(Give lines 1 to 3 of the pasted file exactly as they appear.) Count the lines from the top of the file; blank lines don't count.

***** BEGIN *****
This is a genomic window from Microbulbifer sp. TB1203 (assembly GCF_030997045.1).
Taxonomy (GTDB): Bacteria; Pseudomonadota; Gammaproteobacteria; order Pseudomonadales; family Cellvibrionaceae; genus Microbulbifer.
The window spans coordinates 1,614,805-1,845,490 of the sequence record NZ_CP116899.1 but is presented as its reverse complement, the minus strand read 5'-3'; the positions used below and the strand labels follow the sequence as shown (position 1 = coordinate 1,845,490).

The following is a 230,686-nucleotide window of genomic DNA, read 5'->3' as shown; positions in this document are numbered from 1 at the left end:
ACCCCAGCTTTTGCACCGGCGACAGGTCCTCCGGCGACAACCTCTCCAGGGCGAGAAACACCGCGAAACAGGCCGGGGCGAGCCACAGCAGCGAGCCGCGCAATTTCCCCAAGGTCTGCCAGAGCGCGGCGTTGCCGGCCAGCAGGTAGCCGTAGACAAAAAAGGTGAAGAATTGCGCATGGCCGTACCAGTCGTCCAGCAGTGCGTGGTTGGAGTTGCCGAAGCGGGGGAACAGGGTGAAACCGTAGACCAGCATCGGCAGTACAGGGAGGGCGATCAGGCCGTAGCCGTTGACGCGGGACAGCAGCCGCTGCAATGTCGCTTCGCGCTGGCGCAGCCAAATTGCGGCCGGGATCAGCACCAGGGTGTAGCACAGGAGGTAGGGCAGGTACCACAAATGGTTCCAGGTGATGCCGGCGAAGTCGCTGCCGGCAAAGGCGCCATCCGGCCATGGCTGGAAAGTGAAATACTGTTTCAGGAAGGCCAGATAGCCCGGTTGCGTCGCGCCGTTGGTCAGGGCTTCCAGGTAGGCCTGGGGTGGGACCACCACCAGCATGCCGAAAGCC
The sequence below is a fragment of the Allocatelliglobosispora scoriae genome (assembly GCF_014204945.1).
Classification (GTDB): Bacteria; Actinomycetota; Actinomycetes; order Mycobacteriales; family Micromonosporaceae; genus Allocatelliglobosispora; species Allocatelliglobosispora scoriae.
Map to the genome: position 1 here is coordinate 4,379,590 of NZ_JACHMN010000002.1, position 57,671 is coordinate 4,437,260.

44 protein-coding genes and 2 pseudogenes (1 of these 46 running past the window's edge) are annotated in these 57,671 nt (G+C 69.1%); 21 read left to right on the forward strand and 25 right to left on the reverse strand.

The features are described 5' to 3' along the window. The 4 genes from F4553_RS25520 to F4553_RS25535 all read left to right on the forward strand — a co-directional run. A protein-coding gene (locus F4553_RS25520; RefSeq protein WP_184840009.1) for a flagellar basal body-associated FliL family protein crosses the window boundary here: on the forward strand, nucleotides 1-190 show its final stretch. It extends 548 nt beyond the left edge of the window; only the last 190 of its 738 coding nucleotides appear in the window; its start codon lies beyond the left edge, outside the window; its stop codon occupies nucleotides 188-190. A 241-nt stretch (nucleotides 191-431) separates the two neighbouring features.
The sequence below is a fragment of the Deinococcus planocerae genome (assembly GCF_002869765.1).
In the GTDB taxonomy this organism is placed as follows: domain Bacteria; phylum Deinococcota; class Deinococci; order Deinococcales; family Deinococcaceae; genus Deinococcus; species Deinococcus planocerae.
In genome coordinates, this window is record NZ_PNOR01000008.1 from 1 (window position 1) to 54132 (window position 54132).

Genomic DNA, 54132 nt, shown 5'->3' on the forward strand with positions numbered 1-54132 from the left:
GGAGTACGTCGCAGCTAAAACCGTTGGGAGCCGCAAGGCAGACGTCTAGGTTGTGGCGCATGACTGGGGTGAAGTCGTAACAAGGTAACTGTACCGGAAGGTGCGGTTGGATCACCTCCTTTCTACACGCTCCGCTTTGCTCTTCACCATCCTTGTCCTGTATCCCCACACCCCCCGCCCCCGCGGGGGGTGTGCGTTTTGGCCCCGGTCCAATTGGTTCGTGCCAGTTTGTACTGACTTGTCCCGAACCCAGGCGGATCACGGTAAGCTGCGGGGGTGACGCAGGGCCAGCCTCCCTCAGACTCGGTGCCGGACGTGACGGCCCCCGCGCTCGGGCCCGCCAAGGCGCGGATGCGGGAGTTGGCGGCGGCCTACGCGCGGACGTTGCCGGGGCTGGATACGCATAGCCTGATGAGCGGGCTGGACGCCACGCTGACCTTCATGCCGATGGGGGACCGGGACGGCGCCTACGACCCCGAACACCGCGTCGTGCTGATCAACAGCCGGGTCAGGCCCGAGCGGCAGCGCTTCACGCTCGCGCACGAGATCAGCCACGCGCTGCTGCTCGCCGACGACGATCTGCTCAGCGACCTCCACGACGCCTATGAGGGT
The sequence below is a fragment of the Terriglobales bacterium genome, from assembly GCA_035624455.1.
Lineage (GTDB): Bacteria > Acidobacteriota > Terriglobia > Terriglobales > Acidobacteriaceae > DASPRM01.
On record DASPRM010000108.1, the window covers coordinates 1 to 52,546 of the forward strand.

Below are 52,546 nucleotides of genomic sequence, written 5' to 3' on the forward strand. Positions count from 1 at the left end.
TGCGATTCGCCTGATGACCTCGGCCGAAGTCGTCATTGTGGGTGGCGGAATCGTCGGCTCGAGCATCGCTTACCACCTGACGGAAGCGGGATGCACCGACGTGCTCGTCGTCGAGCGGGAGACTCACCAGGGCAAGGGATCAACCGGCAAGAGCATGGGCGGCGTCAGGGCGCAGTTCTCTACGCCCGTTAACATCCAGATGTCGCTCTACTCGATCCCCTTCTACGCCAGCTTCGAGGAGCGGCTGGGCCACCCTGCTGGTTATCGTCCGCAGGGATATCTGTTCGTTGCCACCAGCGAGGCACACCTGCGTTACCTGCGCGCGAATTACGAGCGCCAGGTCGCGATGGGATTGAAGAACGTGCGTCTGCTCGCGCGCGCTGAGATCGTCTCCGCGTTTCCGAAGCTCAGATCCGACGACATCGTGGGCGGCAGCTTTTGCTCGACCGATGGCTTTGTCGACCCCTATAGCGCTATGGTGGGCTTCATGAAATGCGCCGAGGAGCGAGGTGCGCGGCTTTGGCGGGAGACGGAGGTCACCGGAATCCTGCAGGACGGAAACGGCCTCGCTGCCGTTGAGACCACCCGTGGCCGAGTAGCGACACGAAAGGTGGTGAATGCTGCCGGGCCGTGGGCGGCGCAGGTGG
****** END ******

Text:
This is a genomic window from Microbulbifer sp. TB1203 (assembly GCF_030997045.1).
Taxonomy (GTDB): Bacteria; Pseudomonadota; Gammaproteobacteria; order Pseudomonadales; family Cellvibrionaceae; genus Microbulbifer.
The window spans coordinates 1,614,805-1,845,490 of the sequence record NZ_CP116899.1 but is presented as its reverse complement, the minus strand read 5'-3'; the positions used below and the strand labels follow the sequence as shown (position 1 = coordinate 1,845,490).